Olympics Boxing 2020 Ban: Speculations On Corruption And Crime Causes Concern For The Sport

The federal government intervenes as well.

Claressa Shields, of the United States, left, reacts after she was given the victory over the Yenebier Guillen Benitez at the Pan Am games.
Julio Cortez / AP Images, File

The federal government intervenes as well.

The International Olympic Committee (IOC) has given the boxing industry a grave warning since there is a big concern about the governing body in boxing. If the investigation proves that there’s a coordination between managers and players, boxing may be banned in the Tokyo Olympics 2020.

According to The Sun, the allegations have been taken into serious consideration and the IOC has already frozen financial assets given to the International Amateur Boxing Association (AIBA).

The IOC noted their dissatisfaction with the AIBA’s reporting on the committee’s “governance, refereeing, and anti-doping issues,” so they will open a bigger investigation on April 30.

The IOC did not mention if there were whistleblowers who came forward, but the initial reports have given them cause to be concerned about possible match-fixing.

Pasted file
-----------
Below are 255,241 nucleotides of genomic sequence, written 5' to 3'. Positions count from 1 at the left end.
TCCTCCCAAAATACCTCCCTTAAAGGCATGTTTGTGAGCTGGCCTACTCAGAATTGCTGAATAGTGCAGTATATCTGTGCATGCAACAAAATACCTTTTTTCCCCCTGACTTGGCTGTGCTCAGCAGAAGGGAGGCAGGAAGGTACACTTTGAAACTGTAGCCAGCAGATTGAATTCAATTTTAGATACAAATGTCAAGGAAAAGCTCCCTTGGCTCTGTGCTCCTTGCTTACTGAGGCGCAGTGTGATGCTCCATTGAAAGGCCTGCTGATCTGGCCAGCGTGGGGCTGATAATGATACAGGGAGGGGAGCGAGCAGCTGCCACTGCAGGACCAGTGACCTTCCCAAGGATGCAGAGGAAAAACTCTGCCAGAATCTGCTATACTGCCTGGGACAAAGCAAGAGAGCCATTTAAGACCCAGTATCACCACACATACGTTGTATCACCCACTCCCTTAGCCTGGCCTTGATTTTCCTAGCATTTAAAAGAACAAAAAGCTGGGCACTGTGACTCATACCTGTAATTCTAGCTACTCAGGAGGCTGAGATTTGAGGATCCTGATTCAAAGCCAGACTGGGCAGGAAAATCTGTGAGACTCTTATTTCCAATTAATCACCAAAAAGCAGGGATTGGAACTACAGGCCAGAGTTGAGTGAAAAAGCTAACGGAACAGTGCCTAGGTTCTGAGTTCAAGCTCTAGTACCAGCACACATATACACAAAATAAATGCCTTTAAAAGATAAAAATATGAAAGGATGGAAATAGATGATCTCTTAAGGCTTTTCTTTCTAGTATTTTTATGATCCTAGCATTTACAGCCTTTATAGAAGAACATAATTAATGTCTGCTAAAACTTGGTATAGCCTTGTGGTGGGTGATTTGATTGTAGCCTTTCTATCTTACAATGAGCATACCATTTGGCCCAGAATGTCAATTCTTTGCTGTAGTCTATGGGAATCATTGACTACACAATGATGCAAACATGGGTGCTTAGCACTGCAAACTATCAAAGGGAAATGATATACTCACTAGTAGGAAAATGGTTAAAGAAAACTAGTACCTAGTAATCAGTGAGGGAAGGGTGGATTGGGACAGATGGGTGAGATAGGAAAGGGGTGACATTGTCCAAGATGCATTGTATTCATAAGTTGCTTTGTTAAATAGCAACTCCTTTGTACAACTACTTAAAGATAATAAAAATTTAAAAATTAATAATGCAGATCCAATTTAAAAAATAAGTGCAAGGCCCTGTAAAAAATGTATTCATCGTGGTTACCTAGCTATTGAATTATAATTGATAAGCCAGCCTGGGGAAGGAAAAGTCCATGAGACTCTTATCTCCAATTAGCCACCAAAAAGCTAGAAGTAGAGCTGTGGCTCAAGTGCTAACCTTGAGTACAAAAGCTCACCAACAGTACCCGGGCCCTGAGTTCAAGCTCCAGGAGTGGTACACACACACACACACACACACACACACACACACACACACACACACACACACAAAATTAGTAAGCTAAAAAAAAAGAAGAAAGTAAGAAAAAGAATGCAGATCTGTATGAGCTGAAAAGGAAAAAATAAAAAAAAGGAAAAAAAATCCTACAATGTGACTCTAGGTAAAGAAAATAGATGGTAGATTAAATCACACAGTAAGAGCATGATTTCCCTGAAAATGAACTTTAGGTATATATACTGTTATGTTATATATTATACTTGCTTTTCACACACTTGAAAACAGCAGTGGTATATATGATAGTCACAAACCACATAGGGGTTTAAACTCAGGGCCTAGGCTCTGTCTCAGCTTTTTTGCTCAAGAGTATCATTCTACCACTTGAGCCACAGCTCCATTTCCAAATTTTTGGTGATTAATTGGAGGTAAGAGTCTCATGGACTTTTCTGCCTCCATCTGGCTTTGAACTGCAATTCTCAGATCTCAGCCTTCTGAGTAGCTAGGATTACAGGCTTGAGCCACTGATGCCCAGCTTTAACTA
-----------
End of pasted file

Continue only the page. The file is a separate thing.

At the same time, it did not help that Olympic Boxing President Gafur Rakhimov has been tied to an organized crime syndicate. According to ESPN, Rakhimov was promoted Saturday after the “unexpected resignation” of interim leader Franco Falcinelli. Rakhimov’s reputation also caused a stir since he was described by one boxing official as “one of Uzbekistan’s leading criminals.”

The U.S. Treasury Department supports this notion as they have found that Rakhimov may be a top criminal involved in car theft, the heroin trade, and other crimes.

Executive Committee member Pat Fiacco said that the AIBA still needs to “follow the statutes” and continue with Rakhimov since, they claim, that he only has positive contributions to the organization.

Thomas Bach IOC President
Thomas Bach, IOC president. Ker Robertson / Getty Images

“There is nothing negative that the executive committee can say,” Fiacco said.

However, the U.S. federal government disagrees.

“The Thieves-in-Law has grown into a vast criminal organization which has spread throughout the former Soviet Union, Europe, and the United States, engaging in a variety of crimes, such as money laundering, extortion, bribery, and robbery.”

However, even with the claims against Rakhimov, the entire AIBA stands by him. The AIBA said that the IOC’s decision was disappointing, but the entire organization, including Rakhimov, said they will cooperate with the government and IOC ” to restore confidence in AIBA’s financial management and in its integrity.”

Falcinelli said that he believes in his successor and has faith that Rakhimov will be able to bring AIBA’s glory back and have boxing participate in the Tokyo Olympics.

“I am confident that he will provide the leadership to restore AIBA to greatness.”